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Preparing For Theology 3: Faith Seeking Understanding

Preparing For Theology 3: Faith Seeking Understanding

One of the most beautiful descriptions of what intellectual Christian faith involves was penned in the year 1077. In the first chapter of his Proslogion, Anselm writes these stirring words:

I acknowledge, Lord, and I give thanks that you have created in me this your image, so that I can remember you, think about you and love you. But it is so worn away by sins, so smudged over by the smoke of sins, that it cannot do what it was created to do unless you renew and reform it. I do not even try, Lord, to rise up to your heights, because my intellect does not measure up to that task; but I do want to understand in some small measure your truth, which my heart believes in and loved. Nor do I seek to understand so that I can believe, but rather I believe so that I can understand. For I believe this too, that “unless I believe I shall not understand” (Isa. 7:9).

Healthy theology is faith seeking understanding. The order here is important. I don’t have faith because I figured everything out; I am able to make sense of things because I start with faith. I do not fear learning (as if it will hurt my faith). It is because of my faith that I eagerly seek to learn, explore, and grow.

I think that faith seeking understanding is a beautiful phrase that carries weight and force far beyond its simplicity. For example, faith seeking understanding takes faith seriously (as the starting point, no less), but takes understanding with equal seriousness. A non-rational faith applies favorably only to children; but the kind of “faith” children show is not the kind of faith called for by mature believers. We are saved by faith, and without faith it is impossible to please God – but children are innocent and need not show “saving faith.” Our faith is (in a sense) to be child-like, but not childish. An irrational faith would be the very opposite of theology: faith rejecting understanding. Theology, then, is simply the pursuit of rational faith.

Discipleship is a call to virtue; this must apply to an open mind and a desire for correction–the marks of a truly wise and truly spiritual person.

In the second place, faith seeking understanding makes an ethical demand upon us: it requires the virtue of intellectual honesty. We are believers in God seeking to more fully understand God, gaining knowledge of the Holy One, his will and his ways. We are not seeking “ammunition” or more “planks” upon which to express or argue our deeply-held beliefs. That would be “faith seeking opportunity to persuade.” This approach would look for some book, some person, some website, or some reference source that gives some support for some of our ideas, and then look no further (due, perhaps, to fear). Faith seeking understanding implies I really want to know what is true. The Christian 10th grader does not go to her biology classroom assuming the only valid textbook is Genesis 1-2. The college sophomore should not avoid astronomy or studies in ancient history assuming the Psalms renounce the fundamentals of astronomical distances or that no important history was left unrecorded in the Bible. The Christian preacher does not neglect critical Biblical scholarship with a wave of his hand, identifying such commentaries and reference works as nothing more than fictive works of theological imagination. Instead, we seek to understand, and are open to hearing challenging ideas. We do not abandon faith in our search; we begin with faith; our studies are sustained by faith; and we conclude our studies in faith. Yet our faith seeks to know what is true. We are not simply playing intellectual games—gaining fodder to attack those who challenge our assumptions. We welcome challenges to our assumptions, and seek to assume that which is true. Discipleship is a call to virtue; this must apply to an open mind and a desire for correction–the marks of a truly wise and truly spiritual person.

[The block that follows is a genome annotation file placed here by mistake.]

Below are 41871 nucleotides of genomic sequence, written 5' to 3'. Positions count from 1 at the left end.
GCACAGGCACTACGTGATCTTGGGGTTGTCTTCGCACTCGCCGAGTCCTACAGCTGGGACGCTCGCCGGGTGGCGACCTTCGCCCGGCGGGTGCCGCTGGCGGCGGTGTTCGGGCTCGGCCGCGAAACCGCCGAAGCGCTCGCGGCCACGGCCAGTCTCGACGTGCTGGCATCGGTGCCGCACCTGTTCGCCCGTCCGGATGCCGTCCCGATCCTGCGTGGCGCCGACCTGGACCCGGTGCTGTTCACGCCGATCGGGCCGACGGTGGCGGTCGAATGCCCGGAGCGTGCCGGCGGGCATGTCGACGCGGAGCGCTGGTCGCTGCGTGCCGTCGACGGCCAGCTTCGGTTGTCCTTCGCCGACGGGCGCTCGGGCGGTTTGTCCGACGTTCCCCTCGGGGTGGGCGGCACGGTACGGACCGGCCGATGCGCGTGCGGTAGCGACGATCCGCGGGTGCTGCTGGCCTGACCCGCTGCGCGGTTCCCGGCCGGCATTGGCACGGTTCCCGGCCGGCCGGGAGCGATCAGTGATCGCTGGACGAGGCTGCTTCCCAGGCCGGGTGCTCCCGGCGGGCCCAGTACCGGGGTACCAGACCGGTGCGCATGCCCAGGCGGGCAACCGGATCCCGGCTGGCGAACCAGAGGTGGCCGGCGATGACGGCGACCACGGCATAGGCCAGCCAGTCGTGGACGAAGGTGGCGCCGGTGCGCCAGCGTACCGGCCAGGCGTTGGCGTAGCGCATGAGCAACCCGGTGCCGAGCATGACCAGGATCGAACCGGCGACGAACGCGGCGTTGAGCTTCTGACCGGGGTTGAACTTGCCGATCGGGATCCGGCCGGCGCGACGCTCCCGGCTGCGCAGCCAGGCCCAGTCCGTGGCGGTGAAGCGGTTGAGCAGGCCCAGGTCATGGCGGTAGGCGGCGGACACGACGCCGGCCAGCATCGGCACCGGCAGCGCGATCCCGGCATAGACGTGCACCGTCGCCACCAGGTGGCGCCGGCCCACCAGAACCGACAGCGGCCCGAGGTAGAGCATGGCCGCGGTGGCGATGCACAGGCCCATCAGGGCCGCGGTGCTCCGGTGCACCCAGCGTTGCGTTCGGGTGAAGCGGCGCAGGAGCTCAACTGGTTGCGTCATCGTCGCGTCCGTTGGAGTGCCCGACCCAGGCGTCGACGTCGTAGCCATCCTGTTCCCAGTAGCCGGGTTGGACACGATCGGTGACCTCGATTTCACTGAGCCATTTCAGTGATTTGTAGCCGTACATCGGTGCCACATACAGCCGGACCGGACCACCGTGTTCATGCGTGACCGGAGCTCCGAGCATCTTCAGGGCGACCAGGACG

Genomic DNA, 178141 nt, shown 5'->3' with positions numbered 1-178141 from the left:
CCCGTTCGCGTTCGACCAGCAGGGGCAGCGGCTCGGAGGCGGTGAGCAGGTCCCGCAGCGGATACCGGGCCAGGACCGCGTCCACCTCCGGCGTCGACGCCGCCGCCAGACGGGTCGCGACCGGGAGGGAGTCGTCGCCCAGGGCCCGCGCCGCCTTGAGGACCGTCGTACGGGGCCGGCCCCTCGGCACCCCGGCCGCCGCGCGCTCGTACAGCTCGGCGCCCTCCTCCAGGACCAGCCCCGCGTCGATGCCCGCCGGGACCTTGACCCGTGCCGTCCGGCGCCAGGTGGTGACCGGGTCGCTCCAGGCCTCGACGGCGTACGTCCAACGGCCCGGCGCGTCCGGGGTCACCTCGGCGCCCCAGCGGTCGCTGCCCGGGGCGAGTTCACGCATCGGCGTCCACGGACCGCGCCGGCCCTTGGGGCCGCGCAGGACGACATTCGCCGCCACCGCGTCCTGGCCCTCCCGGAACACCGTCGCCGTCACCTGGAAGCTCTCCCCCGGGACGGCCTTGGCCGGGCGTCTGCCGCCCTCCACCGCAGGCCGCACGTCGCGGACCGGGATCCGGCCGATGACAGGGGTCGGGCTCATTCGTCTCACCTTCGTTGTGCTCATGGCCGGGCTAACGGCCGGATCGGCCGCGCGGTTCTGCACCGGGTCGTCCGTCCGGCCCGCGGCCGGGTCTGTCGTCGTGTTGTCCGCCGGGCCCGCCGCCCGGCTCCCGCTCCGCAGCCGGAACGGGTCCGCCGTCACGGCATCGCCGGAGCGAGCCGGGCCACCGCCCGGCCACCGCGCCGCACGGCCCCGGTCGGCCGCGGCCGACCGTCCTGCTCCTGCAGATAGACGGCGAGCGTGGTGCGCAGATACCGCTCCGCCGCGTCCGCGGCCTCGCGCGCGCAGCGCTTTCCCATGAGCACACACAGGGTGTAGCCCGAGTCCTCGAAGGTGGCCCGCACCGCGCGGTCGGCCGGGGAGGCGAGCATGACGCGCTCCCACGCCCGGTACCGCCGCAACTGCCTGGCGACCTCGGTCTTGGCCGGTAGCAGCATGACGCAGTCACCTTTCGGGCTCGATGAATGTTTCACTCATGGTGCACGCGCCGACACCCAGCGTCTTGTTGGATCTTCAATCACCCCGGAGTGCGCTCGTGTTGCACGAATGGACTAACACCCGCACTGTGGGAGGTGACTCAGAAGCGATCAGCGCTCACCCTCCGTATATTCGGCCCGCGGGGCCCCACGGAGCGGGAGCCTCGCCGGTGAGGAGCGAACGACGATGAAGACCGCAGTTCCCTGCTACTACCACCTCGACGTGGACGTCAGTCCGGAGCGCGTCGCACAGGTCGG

Discipleship is a call to virtue; this must apply to an open mind. Click To Tweet Third, faith seeking understanding is a continuous project, lasting one’s lifetime, affecting cultures and generations outside the reach of any one individual. It is ongoing and everlasting, since we are discussing faith’s search for knowledge of God. One never “arrives” at perfect theology; we are always in the process of refinement, since both the search and thirst for knowledge is never quenched.

And we should expect growing pains in the process. This is true not only for each of us as individuals, but also as a group of believers who worship together. We ought to recognize that differences (even strongly held ones) are part of the life of the people of God (Rom 14:1-19). And we are called to accept each other in Christ, and to be patient with ourselves and each other, seeking to help, to understand, and to grow together (Rom 15:1-7).

Recommended Resources For Further Reflection
Audio (sermon): Tim Keller, Come and See
Audio (sermon): Tim Keller, Noah and the Reasons of Faith: Faith as Understanding

(photo credit: Anne Davis)

Nathan Guy

Nathan Guy believes the passionate pursuit of truth, goodness, and beauty culminates in Jesus Christ. He received formal training in philosophy, theology, biblical studies, and cultural & political ethics from Oxford, Cambridge, and the LSE. Nathan lives in Searcy, Arkansas, where he teaches in the College of Bible & Ministry at Harding University.

Categorized: Christ & His Kingdom , Healthy Theology: A Starter's Kit , Preparing For Theology
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